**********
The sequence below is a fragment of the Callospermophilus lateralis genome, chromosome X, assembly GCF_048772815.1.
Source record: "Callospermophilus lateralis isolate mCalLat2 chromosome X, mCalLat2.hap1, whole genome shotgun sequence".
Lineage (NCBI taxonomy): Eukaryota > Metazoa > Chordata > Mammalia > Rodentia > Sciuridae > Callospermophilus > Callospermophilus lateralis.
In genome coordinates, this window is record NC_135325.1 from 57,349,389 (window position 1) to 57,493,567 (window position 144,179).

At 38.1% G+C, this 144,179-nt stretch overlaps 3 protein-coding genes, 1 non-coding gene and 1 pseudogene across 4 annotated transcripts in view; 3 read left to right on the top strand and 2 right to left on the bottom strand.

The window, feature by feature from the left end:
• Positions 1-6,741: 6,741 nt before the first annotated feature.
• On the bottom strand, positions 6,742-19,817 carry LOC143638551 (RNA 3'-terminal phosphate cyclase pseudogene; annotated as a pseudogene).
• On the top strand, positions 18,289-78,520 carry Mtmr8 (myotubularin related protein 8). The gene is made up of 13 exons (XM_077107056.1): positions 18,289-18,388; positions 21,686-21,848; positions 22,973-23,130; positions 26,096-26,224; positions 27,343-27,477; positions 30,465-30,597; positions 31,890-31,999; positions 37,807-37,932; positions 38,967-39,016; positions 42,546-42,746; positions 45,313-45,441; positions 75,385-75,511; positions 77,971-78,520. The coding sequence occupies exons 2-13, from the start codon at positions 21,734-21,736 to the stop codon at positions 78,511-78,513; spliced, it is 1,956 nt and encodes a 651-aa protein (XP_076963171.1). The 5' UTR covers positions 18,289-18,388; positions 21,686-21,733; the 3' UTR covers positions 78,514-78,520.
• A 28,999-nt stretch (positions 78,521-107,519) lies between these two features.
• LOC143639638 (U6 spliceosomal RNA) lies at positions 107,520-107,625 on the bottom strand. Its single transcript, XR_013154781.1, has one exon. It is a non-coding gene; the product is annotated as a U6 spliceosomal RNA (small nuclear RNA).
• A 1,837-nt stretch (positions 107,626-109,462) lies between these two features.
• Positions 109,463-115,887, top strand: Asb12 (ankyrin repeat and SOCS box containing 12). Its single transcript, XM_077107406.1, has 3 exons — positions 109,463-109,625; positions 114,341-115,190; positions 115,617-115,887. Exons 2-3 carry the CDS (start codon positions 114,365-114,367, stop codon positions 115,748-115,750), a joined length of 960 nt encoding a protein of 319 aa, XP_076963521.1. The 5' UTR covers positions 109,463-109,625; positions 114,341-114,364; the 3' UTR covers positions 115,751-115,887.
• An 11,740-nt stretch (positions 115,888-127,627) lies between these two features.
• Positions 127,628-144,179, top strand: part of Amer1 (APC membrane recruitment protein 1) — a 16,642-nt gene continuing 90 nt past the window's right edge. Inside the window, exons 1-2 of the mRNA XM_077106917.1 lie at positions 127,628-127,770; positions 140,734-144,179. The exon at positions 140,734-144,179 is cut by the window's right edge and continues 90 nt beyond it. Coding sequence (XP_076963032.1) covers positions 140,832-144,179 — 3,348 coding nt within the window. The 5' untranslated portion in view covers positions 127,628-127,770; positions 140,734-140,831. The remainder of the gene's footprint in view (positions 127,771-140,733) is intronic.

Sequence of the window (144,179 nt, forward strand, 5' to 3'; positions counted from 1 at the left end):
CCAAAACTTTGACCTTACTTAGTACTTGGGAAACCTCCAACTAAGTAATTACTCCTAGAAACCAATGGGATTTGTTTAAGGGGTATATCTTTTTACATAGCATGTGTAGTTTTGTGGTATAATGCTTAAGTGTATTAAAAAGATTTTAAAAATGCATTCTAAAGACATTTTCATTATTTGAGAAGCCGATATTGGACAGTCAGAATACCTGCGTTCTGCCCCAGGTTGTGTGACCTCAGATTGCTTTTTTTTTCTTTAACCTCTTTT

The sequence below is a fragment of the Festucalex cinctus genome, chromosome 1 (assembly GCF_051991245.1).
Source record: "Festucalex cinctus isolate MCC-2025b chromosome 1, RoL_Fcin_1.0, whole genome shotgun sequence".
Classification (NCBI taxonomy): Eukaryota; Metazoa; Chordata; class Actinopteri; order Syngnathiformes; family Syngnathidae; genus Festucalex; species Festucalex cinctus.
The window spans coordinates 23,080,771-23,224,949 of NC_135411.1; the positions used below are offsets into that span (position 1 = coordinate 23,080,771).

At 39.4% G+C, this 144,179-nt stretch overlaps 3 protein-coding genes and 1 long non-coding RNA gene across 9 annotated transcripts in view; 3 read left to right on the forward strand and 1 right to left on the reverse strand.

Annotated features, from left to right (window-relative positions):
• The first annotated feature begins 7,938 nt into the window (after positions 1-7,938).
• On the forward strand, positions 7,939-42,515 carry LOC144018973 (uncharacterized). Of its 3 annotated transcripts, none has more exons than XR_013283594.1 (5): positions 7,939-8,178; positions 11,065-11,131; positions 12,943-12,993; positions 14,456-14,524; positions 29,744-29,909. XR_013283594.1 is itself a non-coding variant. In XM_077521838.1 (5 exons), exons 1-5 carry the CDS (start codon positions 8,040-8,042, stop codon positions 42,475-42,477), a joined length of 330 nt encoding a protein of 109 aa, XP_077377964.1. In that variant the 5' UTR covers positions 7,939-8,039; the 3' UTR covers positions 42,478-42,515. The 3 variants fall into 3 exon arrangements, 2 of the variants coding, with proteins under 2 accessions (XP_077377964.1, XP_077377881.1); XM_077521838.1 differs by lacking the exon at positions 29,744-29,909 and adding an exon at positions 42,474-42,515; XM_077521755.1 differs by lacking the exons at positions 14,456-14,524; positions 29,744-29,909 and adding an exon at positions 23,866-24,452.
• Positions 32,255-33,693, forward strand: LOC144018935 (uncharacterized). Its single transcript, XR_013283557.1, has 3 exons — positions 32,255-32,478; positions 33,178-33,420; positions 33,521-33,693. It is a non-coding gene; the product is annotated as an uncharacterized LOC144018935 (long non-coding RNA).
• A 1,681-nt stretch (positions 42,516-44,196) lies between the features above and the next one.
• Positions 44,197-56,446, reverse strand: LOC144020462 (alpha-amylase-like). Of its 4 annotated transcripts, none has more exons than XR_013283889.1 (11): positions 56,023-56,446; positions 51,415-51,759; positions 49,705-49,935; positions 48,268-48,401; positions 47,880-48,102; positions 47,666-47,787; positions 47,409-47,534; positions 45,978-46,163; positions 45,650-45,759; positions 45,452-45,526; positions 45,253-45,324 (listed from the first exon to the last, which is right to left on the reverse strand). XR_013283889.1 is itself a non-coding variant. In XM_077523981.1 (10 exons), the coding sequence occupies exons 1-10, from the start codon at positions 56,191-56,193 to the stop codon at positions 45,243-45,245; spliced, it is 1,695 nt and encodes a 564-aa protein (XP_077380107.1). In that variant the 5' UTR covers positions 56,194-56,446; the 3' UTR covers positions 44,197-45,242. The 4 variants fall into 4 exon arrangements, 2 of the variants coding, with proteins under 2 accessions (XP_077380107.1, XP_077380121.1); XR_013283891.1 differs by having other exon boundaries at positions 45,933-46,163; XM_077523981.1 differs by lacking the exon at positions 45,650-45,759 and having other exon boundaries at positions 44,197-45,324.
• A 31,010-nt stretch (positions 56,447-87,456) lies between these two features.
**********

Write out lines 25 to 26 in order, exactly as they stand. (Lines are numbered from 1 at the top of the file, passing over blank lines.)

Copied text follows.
• On the forward strand, positions 7,939-42,515 carry LOC144018973 (uncharacterized). Of its 3 annotated transcripts, none has more exons than XR_013283594.1 (5): positions 7,939-8,178; positions 11,065-11,131; positions 12,943-12,993; positions 14,456-14,524; positions 29,744-29,909. XR_013283594.1 is itself a non-coding variant. In XM_077521838.1 (5 exons), exons 1-5 carry the CDS (start codon positions 8,040-8,042, stop codon positions 42,475-42,477), a joined length of 330 nt encoding a protein of 109 aa, XP_077377964.1. In that variant the 5' UTR covers positions 7,939-8,039; the 3' UTR covers positions 42,478-42,515. The 3 variants fall into 3 exon arrangements, 2 of the variants coding, with proteins under 2 accessions (XP_077377964.1, XP_077377881.1); XM_077521838.1 differs by lacking the exon at positions 29,744-29,909 and adding an exon at positions 42,474-42,515; XM_077521755.1 differs by lacking the exons at positions 14,456-14,524; positions 29,744-29,909 and adding an exon at positions 23,866-24,452.
• Positions 32,255-33,693, forward strand: LOC144018935 (uncharacterized). Its single transcript, XR_013283557.1, has 3 exons — positions 32,255-32,478; positions 33,178-33,420; positions 33,521-33,693. It is a non-coding gene; the product is annotated as an uncharacterized LOC144018935 (long non-coding RNA).